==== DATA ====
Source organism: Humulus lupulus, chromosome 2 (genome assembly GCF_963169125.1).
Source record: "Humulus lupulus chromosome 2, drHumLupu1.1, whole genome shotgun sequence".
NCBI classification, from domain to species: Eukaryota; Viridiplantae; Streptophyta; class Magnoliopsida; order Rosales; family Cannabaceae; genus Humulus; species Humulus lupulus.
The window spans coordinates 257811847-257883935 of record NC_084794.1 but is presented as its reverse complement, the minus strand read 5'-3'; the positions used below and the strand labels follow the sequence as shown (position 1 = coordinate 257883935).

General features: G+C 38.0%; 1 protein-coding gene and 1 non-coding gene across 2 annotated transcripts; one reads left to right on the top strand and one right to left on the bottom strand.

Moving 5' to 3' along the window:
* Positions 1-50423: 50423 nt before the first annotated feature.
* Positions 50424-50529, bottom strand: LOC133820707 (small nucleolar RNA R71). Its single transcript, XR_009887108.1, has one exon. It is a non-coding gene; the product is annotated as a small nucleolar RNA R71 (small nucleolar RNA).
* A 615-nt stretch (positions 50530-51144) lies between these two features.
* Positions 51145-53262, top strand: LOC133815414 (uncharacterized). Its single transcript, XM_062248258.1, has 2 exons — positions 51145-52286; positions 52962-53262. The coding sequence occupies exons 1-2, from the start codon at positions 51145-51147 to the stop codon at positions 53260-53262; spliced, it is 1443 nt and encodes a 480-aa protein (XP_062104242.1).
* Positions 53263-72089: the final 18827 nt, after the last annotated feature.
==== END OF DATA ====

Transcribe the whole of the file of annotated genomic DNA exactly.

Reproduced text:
Source organism: Humulus lupulus, chromosome 2 (genome assembly GCF_963169125.1).
Source record: "Humulus lupulus chromosome 2, drHumLupu1.1, whole genome shotgun sequence".
NCBI classification, from domain to species: Eukaryota; Viridiplantae; Streptophyta; class Magnoliopsida; order Rosales; family Cannabaceae; genus Humulus; species Humulus lupulus.
The window spans coordinates 257811847-257883935 of record NC_084794.1 but is presented as its reverse complement, the minus strand read 5'-3'; the positions used below and the strand labels follow the sequence as shown (position 1 = coordinate 257883935).

General features: G+C 38.0%; 1 protein-coding gene and 1 non-coding gene across 2 annotated transcripts; one reads left to right on the top strand and one right to left on the bottom strand.

Moving 5' to 3' along the window:
* Positions 1-50423: 50423 nt before the first annotated feature.
* Positions 50424-50529, bottom strand: LOC133820707 (small nucleolar RNA R71). Its single transcript, XR_009887108.1, has one exon. It is a non-coding gene; the product is annotated as a small nucleolar RNA R71 (small nucleolar RNA).
* A 615-nt stretch (positions 50530-51144) lies between these two features.
* Positions 51145-53262, top strand: LOC133815414 (uncharacterized). Its single transcript, XM_062248258.1, has 2 exons — positions 51145-52286; positions 52962-53262. The coding sequence occupies exons 1-2, from the start codon at positions 51145-51147 to the stop codon at positions 53260-53262; spliced, it is 1443 nt and encodes a 480-aa protein (XP_062104242.1).
* Positions 53263-72089: the final 18827 nt, after the last annotated feature.